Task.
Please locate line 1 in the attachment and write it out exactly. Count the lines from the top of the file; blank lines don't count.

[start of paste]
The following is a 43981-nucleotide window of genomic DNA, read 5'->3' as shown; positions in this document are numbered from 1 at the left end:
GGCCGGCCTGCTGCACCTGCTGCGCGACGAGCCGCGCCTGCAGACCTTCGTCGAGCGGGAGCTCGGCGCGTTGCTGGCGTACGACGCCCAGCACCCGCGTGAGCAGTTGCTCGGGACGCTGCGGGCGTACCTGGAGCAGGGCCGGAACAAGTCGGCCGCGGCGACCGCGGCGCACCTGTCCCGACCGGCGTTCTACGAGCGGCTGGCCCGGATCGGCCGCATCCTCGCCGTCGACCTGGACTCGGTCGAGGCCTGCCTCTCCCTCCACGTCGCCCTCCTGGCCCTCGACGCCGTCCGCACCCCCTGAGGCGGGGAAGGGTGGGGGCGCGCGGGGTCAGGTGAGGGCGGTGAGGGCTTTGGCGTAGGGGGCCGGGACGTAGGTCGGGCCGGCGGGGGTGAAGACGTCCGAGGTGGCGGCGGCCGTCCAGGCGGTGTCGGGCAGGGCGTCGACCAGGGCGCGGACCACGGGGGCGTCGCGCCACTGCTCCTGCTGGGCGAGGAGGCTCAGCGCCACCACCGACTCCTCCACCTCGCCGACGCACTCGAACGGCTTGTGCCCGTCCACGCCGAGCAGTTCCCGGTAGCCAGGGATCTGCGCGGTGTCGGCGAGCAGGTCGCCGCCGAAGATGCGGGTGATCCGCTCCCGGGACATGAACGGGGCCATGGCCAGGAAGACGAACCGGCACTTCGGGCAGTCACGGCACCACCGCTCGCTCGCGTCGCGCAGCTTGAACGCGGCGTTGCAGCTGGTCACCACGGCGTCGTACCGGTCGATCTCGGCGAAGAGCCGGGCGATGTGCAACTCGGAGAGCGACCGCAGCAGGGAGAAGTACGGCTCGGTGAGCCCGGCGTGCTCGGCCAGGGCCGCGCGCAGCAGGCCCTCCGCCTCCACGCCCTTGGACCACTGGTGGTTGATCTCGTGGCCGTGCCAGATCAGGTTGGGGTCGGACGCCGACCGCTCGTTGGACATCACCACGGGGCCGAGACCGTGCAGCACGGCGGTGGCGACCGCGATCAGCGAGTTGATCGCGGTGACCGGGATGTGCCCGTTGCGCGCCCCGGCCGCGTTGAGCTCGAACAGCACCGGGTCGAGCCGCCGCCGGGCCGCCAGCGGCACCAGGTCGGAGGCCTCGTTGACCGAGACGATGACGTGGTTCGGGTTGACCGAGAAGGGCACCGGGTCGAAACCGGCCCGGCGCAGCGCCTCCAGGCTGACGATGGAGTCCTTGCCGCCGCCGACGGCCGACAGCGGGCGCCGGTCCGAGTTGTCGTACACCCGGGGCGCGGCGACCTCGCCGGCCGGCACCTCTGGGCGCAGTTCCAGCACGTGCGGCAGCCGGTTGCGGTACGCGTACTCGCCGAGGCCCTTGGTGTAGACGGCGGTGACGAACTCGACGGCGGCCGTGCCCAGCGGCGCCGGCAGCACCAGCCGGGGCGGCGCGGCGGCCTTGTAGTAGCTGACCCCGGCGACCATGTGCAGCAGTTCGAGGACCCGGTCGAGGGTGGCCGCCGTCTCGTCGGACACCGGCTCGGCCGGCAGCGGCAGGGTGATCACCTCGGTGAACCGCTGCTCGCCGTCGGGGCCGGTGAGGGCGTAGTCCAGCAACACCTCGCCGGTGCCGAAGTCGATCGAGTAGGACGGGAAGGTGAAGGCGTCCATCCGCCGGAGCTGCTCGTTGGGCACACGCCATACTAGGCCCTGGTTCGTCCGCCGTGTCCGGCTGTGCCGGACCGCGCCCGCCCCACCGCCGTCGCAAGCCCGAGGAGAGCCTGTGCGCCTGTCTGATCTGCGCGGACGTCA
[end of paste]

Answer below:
The following is a 43981-nucleotide window of genomic DNA, read 5'->3' as shown; positions in this document are numbered from 1 at the left end: